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Jewish World Review
January 13, 2010 / 27 Teves 5770
Let's Take the Crony Out of Crony Capitalism
When Judge Richard Posner, the prolific conservative intellectual,
released his book "A Failure of Capitalism: The Crisis of '08 and the
Descent Into Depression" last year, you
might have thought the final verdict was in: Capitalism caused the
economic downturn and high unemployment.
That this verdict was pronounced by someone like Posner, who is
associated with the University of Chicago and the free-market law and
economics movement, gave moral support to all the politicians who were
intent on exploiting the recession (as they exploit all crises) to
increase government control of the economy.
But what exactly is this "capitalism" that is blamed?
The word "capitalism" is used in two contradictory ways. Sometimes it's
used to mean the free market, or laissez faire. Other times it's used to
mean today's government-guided economy. Logically, "capitalism" can't be
both things. Either markets are free or government controls them. We
can't have it both ways.
The truth is that we don't have a free market government regulation
and management are pervasive so it's misleading to say that
"capitalism" caused today's problems. The free market is innocent.
But it's fair to say that crony capitalism created
the economic mess.
What is crony capitalism? It's the economic system in which the
marketplace is substantially shaped by a cozy relationship among
government, big business and big labor. Under crony capitalism,
government bestows a variety of privileges that are simply unattainable
in the free market, including import restrictions, bailouts, subsidies
and loan guarantees.
Crony capitalism is as old as the republic itself. Congress' first act
in 1789 on July 4, no less! was a tariff on foreign goods to
protect influential domestic business interests.
We don't have to look far to see how crony-dominated American capitalism
is today. The politically connected tire and steel industries get
government relief from a "surge" of imports from China. (Who cares if
American consumers want to pay less for Chinese steel and tires?) Crony
capitalism, better know as government bailouts, saved General Motors and
Chrysler from extinction, with Barack Obama cronies the United Auto
Workers getting preferential treatment over other creditors and generous
stock holdings (especially outrageous considering that the union helped
bankrupt the companies in the first place with fat pensions and wasteful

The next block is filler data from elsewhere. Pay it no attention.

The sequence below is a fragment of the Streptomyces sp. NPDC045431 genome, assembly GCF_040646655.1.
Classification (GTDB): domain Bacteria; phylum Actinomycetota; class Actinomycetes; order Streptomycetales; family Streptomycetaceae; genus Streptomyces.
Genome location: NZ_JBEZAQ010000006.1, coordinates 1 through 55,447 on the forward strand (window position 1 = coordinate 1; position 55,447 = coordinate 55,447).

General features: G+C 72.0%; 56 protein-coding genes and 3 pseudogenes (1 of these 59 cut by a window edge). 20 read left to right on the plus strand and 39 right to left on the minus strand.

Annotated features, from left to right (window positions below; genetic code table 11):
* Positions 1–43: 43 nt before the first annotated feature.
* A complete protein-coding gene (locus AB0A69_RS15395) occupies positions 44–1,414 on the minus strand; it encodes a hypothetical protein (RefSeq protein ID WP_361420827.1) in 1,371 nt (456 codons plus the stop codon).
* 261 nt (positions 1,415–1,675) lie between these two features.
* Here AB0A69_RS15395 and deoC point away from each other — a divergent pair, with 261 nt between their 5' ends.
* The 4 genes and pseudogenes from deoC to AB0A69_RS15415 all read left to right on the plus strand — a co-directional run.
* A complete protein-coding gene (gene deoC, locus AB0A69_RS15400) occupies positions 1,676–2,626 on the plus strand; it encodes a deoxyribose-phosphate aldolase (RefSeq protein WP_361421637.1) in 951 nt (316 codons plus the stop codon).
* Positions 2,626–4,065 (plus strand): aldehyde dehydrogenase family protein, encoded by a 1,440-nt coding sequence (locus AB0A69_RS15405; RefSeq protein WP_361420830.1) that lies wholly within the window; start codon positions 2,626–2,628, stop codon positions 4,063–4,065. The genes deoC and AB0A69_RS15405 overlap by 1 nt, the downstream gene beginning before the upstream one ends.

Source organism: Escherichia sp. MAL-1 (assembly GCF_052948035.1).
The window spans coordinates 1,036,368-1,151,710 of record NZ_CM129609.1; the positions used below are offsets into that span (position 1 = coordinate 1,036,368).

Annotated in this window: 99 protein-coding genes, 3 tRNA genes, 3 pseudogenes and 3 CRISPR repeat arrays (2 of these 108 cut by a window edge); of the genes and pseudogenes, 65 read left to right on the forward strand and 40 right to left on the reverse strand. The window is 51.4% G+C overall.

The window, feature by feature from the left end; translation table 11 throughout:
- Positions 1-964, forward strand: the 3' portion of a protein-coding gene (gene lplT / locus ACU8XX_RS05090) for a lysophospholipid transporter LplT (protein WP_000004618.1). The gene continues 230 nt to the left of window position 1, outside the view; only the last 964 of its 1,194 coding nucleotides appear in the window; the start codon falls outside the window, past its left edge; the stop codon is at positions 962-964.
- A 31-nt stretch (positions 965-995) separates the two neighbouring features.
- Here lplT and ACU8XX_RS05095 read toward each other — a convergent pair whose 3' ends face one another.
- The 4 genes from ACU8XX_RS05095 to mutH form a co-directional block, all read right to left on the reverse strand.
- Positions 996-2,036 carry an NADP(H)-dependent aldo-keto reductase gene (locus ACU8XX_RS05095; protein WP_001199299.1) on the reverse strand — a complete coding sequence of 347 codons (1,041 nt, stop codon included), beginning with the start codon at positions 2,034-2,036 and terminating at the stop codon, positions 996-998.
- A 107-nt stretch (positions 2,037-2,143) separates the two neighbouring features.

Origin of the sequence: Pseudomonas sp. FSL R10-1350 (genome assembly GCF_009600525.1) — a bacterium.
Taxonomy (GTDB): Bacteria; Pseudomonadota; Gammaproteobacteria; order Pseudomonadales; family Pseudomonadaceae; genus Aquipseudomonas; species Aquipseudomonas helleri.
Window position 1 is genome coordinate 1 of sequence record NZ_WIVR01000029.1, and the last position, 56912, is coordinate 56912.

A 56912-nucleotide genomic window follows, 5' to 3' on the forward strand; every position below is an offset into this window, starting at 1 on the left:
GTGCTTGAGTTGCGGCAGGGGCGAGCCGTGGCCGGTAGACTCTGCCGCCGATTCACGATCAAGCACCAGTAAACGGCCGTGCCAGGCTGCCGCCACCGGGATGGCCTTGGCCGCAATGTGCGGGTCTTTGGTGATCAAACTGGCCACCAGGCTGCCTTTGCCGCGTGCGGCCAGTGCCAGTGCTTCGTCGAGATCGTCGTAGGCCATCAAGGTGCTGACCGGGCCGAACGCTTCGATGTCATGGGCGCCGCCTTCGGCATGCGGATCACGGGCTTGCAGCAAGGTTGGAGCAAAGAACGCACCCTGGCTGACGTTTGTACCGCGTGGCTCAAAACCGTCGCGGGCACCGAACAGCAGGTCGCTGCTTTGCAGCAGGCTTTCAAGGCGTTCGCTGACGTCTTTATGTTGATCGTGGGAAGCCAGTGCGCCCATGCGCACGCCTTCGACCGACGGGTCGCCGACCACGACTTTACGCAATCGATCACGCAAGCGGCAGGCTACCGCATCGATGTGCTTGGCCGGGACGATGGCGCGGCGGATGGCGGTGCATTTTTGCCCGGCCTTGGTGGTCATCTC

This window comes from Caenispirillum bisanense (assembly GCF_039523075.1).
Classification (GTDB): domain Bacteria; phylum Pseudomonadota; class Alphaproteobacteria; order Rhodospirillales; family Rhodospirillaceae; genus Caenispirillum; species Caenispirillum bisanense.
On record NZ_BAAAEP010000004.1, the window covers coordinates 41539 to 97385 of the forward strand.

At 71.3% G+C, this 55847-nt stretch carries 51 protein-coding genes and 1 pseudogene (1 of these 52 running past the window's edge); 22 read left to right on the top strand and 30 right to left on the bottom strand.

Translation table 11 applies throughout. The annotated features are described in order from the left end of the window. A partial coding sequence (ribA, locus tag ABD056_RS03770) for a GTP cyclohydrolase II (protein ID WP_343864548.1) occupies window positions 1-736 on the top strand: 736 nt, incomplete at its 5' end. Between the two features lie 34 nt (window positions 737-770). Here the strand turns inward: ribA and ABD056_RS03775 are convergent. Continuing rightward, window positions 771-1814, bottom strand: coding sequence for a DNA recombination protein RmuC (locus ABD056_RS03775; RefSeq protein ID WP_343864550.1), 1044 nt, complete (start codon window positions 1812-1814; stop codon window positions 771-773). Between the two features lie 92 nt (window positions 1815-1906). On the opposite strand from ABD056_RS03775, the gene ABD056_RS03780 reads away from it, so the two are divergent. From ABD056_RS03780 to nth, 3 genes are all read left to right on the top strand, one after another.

work rules). Banks and insurance companies (like AIG) are bailed out
because they are deemed too big to fail. Favored farmers get crop
If free-market capitalism is a private profit-and-loss system, crony
capitalism is a private-profit and public-loss system. Companies keep
their profits when they succeed but use government to stick the taxpayer
with the losses when they fail. Nice work if you can get it.
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The role that regulation plays in crony capitalism is unappreciated.
Critics of business assume that regulation is how government tames
corporations. But historically, regulation has been how one set of
businesses (usually bigger, well-connected ones) gains advantages over
others. Timothy Carney's book about this, "The Big Ripoff: How Big
Business and Big Government Steal Your Money", explains why Phillip Morris joined the
"war on tobacco," General Motors pushed for clean-air legislation and
Archer Daniels Midland likes ethanol subsidies.
As economist Bruce Yandle writes, "(I)ndustry support of regulation is
not rare at all; indeed, it is the norm".
If you wonder why, ask yourself: Which are more likely to be hampered by
vigorous regulatory standards: entrenched corporations with their
overstaffed legal and accounting departments or small startups trying to
get off the ground? Regulation can kill competition and incumbents
like it that way.
When will Michael Moore figure this out? His last movie attacked what he
calls capitalism, but his own work shows that it's not the free market
that causes the ills he abhors. Had he called the movie "Crony
Capitalism: A Love Story," he would have been on firmer ground.
It's time we acknowledged the difference between the free market, which
is based on freedom and competition, and crony capitalism, which is
based on privilege. Adam Smith knew the difference and chose the
What's taking us so long?
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